Tuesday, June 5, 2012

Marathons are hard!

I have only run two organized road marathons (October and December, 2009), with my fastest being a 3:30 at the California International Marathon (CIM). Since then I've devoted myself to trail running and focused on going further rather than faster. 

Yesterday, I ran a marathon. It wasn't an organized road race.  It was just an out and back course from my house.  The course is run mostly on an asphalt bike trail with a few rolling hills.  My plan was to walk about 1 minute for every mile (also known as Gallowalking). I started with my trusty Nathan HPL 020 Hydration Pack filled to the top (about 70 ounces of water).  I also took one serving of Vespa before the run.  During the run, I used only one pack of Honey Stinger Chews (which in hindsight, wasn't enough).  Even though the Vespa reduces the need for fuel, I probably could have used at least another half of a packet (each packet contains 160 calories/ 10 chews).

I hit the turnaround point (13.1 miles) in 1:58, which felt reasonably easy.  And in the next 7 miles, I actually sped up a little, with most of my miles in the 8:50-8:55 range (the Galloway website estimates that a brisk walking break only adds about 15 seconds to your pace/mile).  Everything felt really smooth.  But then it started to warm up.  And then at mile 20, I ran out of water! One of my biggest problems is not drinking enough water so I was trying to drink more in this training run. I guess I executed that plan too well! I had no idea that I would run out of water so soon! And I was not expecting it to get so warm. Luckily, there were two water fountains in the last 6 miles of my marathon route (one 20.5 and another at 23 miles into my run).  Even though I had begun to suffer a bit from the heat (I needed more water), I was still on pace to run a sub 4 marathon at mile 23.  Shortly after gulping down some water from the water fountain, I felt pretty miserable (I had Saltstick Capsules, but forgot to take one at the fountain).  Running became much more difficult.  This was just a training run, so I simply abandoned the sub-4 attempt and took more walking breaks.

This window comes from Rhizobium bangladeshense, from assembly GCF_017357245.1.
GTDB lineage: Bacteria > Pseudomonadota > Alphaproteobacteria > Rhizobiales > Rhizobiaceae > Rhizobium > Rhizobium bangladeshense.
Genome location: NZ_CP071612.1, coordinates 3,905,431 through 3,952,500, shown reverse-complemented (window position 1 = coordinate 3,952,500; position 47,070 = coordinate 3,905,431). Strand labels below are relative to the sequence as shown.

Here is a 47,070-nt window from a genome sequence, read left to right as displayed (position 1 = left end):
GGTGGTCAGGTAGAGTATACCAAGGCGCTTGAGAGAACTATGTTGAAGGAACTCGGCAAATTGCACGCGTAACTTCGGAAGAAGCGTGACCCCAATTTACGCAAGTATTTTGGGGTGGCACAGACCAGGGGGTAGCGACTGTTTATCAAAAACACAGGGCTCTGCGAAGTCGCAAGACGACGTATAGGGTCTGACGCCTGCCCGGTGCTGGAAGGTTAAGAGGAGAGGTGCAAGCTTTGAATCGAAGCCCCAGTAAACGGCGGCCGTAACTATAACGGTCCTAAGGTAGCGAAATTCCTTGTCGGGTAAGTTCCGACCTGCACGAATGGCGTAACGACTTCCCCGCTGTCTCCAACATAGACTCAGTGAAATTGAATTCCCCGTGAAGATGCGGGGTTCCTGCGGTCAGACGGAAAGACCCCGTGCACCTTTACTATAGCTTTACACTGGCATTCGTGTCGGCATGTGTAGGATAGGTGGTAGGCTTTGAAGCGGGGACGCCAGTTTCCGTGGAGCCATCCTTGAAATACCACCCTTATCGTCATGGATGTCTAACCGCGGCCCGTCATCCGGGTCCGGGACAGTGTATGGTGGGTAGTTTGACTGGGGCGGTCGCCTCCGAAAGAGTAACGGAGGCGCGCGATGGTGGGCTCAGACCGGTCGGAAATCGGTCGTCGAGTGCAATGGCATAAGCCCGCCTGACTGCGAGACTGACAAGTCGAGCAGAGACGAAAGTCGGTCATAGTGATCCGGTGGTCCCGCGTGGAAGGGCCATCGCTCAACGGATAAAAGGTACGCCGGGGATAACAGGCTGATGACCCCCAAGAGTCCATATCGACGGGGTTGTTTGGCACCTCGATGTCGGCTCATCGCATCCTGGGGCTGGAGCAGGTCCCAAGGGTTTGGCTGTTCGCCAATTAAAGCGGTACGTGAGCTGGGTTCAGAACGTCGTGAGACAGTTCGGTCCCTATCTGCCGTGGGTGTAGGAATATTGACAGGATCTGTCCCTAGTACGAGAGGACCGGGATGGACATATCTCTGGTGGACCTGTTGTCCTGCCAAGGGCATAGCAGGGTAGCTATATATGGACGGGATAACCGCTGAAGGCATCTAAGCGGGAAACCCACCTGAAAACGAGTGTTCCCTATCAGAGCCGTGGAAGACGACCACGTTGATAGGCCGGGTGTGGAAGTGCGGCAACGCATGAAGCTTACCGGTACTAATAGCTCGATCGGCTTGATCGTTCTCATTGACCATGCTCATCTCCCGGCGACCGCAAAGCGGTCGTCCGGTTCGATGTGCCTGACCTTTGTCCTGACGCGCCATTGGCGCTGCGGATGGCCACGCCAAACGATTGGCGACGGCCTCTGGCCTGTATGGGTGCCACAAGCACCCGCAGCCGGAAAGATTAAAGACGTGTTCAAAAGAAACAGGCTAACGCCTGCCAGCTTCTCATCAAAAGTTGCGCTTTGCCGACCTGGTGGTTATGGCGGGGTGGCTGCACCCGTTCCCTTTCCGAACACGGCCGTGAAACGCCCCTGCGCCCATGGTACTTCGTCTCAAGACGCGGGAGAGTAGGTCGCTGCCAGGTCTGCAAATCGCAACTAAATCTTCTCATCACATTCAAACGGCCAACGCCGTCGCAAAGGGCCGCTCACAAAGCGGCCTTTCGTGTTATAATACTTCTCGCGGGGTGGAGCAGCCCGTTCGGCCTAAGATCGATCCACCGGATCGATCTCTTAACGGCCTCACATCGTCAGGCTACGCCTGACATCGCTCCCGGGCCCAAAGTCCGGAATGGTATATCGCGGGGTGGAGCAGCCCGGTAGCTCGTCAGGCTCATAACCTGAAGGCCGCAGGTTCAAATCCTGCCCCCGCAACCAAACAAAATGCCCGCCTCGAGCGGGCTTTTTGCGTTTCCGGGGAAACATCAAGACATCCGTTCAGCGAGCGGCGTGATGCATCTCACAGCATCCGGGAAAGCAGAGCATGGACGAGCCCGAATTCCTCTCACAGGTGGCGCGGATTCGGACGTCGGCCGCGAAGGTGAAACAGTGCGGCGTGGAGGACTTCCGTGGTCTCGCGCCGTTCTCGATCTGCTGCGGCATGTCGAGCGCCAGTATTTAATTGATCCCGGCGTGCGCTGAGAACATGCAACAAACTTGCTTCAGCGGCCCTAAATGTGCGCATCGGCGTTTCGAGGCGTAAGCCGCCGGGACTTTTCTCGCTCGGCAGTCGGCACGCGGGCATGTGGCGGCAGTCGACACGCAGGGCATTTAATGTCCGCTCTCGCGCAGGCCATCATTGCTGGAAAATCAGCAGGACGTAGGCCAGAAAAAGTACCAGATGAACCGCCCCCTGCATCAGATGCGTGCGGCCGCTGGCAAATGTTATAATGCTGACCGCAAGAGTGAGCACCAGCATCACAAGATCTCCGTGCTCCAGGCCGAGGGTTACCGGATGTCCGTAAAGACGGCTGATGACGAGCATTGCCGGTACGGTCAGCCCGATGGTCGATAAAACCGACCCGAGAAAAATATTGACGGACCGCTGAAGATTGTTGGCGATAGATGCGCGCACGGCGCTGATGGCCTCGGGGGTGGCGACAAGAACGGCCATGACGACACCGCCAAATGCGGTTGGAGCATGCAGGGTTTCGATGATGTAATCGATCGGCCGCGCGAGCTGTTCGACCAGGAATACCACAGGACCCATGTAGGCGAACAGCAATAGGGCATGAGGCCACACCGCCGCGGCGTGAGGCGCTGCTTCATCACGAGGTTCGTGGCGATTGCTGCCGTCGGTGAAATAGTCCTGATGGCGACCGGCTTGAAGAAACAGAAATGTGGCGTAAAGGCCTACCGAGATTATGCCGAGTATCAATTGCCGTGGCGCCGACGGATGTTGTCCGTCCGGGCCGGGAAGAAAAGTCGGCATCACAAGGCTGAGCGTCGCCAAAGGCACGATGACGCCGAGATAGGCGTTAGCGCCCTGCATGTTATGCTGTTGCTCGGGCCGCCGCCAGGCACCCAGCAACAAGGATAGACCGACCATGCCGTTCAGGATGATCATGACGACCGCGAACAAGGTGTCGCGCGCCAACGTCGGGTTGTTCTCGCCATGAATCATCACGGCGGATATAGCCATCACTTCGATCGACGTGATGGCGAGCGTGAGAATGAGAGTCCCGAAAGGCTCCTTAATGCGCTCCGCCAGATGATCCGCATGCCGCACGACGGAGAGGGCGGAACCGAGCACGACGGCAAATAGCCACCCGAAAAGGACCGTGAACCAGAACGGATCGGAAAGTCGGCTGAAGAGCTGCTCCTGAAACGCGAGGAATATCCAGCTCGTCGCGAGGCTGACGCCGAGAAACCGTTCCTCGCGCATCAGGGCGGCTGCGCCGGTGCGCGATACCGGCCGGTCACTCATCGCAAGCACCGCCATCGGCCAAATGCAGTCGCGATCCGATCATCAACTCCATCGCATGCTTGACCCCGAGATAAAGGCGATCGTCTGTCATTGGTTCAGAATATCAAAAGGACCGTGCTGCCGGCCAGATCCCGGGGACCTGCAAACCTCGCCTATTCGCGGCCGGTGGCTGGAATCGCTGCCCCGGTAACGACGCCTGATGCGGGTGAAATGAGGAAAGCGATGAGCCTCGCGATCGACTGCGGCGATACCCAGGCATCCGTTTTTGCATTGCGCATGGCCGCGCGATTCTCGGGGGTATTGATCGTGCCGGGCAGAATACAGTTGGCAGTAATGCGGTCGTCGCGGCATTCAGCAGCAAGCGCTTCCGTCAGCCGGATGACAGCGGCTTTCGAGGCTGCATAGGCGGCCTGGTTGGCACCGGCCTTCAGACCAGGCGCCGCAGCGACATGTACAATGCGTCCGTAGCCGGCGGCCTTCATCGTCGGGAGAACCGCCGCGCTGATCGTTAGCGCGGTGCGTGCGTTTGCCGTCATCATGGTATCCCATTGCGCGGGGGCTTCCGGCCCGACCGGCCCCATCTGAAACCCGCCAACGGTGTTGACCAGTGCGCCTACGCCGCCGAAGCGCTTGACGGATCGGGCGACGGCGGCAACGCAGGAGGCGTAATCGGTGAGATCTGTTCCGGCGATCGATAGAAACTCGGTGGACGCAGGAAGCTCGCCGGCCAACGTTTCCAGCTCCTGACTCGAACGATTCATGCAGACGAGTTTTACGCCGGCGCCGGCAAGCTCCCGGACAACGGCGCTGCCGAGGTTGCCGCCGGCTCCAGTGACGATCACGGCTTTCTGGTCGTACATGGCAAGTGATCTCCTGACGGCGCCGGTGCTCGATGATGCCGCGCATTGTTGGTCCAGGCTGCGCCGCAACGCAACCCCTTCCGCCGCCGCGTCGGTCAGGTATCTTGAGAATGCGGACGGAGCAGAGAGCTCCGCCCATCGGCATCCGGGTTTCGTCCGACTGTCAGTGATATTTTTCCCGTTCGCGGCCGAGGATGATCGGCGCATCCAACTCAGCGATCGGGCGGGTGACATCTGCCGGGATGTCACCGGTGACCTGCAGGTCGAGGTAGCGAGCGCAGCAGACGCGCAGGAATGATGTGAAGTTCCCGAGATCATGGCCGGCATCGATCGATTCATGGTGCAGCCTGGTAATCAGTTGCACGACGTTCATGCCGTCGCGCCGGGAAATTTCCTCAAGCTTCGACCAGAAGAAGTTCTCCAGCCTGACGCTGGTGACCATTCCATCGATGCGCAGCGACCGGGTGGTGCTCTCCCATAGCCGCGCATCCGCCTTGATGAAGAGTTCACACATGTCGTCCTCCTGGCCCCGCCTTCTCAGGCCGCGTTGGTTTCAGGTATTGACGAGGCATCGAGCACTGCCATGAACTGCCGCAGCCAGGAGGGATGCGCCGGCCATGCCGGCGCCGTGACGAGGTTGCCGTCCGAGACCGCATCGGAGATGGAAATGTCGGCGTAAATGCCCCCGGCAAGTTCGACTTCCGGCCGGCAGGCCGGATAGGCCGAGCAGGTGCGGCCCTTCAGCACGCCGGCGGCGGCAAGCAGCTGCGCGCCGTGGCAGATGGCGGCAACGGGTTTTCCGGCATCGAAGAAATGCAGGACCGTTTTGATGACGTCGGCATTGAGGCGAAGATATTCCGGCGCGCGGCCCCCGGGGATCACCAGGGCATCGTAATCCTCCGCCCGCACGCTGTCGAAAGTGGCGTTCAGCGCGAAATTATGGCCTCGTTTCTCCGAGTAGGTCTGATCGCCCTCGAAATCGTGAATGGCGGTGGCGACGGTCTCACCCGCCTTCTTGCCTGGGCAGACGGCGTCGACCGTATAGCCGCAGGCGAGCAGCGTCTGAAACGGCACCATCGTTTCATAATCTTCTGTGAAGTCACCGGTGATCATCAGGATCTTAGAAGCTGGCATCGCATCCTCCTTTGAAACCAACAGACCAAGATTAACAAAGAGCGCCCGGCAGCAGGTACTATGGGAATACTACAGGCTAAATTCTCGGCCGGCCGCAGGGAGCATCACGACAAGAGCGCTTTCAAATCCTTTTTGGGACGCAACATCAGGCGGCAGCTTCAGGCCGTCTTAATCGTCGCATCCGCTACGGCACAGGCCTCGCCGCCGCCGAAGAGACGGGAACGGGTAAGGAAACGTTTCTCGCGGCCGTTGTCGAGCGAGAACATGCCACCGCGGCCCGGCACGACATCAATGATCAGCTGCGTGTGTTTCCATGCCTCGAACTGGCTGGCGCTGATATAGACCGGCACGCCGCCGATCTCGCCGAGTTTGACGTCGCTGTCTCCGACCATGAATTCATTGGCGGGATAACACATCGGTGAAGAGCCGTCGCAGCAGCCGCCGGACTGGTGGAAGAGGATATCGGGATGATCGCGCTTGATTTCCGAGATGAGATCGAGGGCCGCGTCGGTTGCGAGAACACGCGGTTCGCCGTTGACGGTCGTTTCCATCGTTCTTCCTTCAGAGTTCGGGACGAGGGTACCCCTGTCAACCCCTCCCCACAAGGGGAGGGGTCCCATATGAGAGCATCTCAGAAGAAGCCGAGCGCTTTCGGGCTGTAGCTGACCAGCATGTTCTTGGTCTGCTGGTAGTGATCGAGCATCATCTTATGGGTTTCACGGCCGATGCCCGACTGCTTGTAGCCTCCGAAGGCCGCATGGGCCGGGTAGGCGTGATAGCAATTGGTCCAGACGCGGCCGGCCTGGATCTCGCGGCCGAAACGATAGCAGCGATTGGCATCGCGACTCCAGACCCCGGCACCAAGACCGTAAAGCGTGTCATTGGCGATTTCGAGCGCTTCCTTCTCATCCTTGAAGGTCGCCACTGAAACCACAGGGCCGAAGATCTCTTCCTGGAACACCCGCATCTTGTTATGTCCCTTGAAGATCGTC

I finally made it home, at the 26.2 mile mark in 4:02:40. That was tough! If I had more water (maybe an extra handheld), I would probably have been able to run that sub-4 marathon. And a few more long, flat training runs would have helped. If I had started earlier, it would also have been cooler (I started at 6:52AM). And next time, I'll be stopping at the water fountain to refill my hydration pack, even if it means giving up a a couple minutes.

To prepare for the Rocky Raccoon 100 in February 2013, I hope to be doing more training runs like this - long flat runs with walking breaks worked in. Maybe the long flat runs will also help me build up some marathon speed. I'll be tempted to test out the speed (conservatively) at an organized marathon in the fall/ winter (maybe CIM). And in a race, I won't be walking so often!


  1. Well, I hope you do CIM! Every year I look at that race. One of these years I will actually do it.
    Nice work on your training run! Leaving by 5 might have made a huge difference, but glad you had the drinking fountains.

  2. Embrace the heat! Heat training is good for you, even if your target races will be in cool weather down the road. Heat training forces your body to become efficient. You will most definitely have to slow down as compared to cool running, but just stop looking at the watch and know that in the end, you will get faster. 100 miles? You are an animal, hope everything goes good for you!